A CURIOUS cat found itself all wrapped up inside after it ate nearly two feet of ribbon.
Playful moggie, Milo, came within a whisker of death when the pink ribbon became entangled and caused his intestines ‘to bunch up like a concertina’.
Head Vet Gill White of Alsager Vet Centre, part of the independently owned Willows Veterinary Group, said: “When I opened Milo up I was staggered by how much ribbon he’d managed to eat. All the nurses in the operating room stood and gasped while more and more ribbon came out. His intestines were bunched up like a concertina.”
Thanks to Gill’s skillful surgery and the quick thinking of his owner, Nicky Brown, the mischievous 11 month old British short hair is now back home, living life to the full.
But Gill and Nicky have joined forces to issue a warning to pet owners to be especially vigilant about leaving stray objects about the house within reach of pets and get them to the vets immediately if they suspect an animal has swallowed something suspicious.
Nicky, of Alsager, who is mum to Rory, eight, and Alex, five, said: “We are always careful as I know from years of experience how inquisitive cats are. I’ve had cats all my life so I’m always impressing on the boys not to leave things out and to put their toys away each night.
“To be fair, they did put everything away in the toy box that night but I think Milo was extra inquisitive because Rory had been playing with him earlier in the day.”
Rory enjoys making things with his crafts kit and had created an improvised cat toy out of a piece of cardboard tubing with ribbon attached to the end of it.
Nicky said: “He was playing with Milo and our other cat, Max. They had a great time. Then we put it away, safely we thought. But a little piece of the ribbon must still have been visible when we went to bed.
“The next morning I found the cardboard tube in the middle of the room minus most of the ribbon. Immediately alarm bells rang in my head. I searched the house to see if I could find the ribbon but it was nowhere.
“A couple of days later Milo was not his usual self and started vomiting bile, which he never normally does. That was when I thought we must get him to the vets straight away.
“Gill was marvellous. She instinctively knew something was seriously wrong and offered to operate straight away even though it was a Friday night. We cannot thank her enough. The cats are part of the family and the boys would have been devastated to lose Milo.”
Gill took over as Branch Partner at Alsager Vet Centre at the start of 2016. It is part of the independently-owned Willows Veterinary Group which has a network of 25 small animal surgeries, a referral veterinary hospital, two equine centres and a seven-office farm practice located across Cheshire and into the Wirral, North Wales and Staffordshire. Willows accredited by The Royal College of Veterinary Surgeons (RCVS) and in a recent RCVS inspection, Alsager Vet Centre was awarded an outstanding accreditation in client service.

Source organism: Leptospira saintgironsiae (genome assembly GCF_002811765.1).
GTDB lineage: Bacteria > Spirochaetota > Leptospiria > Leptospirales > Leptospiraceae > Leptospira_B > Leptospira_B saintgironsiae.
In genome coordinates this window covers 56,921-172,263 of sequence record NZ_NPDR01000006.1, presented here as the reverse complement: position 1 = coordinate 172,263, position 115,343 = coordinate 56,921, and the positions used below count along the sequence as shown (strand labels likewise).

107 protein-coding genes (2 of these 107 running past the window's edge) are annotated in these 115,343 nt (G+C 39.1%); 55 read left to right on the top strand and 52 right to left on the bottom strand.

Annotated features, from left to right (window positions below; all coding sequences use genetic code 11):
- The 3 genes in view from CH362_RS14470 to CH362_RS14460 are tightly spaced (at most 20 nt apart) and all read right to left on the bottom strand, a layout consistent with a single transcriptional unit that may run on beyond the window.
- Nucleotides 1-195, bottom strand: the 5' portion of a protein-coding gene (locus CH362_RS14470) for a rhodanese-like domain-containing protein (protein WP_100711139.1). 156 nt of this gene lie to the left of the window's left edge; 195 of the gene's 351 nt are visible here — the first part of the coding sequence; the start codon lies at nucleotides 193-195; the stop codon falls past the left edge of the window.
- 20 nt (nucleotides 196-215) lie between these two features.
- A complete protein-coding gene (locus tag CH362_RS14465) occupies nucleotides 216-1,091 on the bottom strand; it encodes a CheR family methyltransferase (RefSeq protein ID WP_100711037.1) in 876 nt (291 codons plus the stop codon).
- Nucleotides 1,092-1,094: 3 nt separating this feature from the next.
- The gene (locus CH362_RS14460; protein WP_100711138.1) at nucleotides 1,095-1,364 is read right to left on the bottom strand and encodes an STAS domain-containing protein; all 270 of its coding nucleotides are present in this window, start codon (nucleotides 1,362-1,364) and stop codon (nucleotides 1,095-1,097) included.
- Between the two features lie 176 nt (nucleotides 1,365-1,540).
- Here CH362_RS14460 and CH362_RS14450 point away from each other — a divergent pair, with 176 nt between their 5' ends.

Gill said: “I felt Milo’s tummy and I was suspicious that an obstruction was there.
“An X-Ray showed his intestines bunched up. Ribbon doesn’t show up on scans as X-Rays don’t show material, so we couldn’t be 100 per cent certain what the obstruction was.
“But from what Nicky told me and the knowledge that a piece of ribbon had gone missing, if you pardon the pun, my gut feeling told me we must operate urgently.”
She added that it was unusual for cats to eat such a large amount of a ‘linear object’ like that.
“We often get animals in which have swallowed foreign bodies such as balls, small toys, baby’s dummies or even corn on the cob, but it is rare they will eat something as elongated as ribbon. So we were all completely amazed at how much came out of his poor intestines.”
After the operation Gill kept him in for observation overnight but the next morning he was allowed home to play again with his best mate, nine-month-old Max, a cream coloured British short hair.
Nicky, her husband Paul, their son Rory and his brother Alex, were all delighted to see the bi-coloured bundle of fun back home.
Nicky said: “He has never looked back. But we are all obsessively attentive now to ensure there is nothing within eating distance of Milo or Max, day or night. I used to have Devon Rex breeds of cat which are renowned for meddling into everything around, but the British Short Hairs have always been much calmer – until now it seems!
“We are so grateful to Gill and everyone at Alsager Vet Centre for saving Milo.”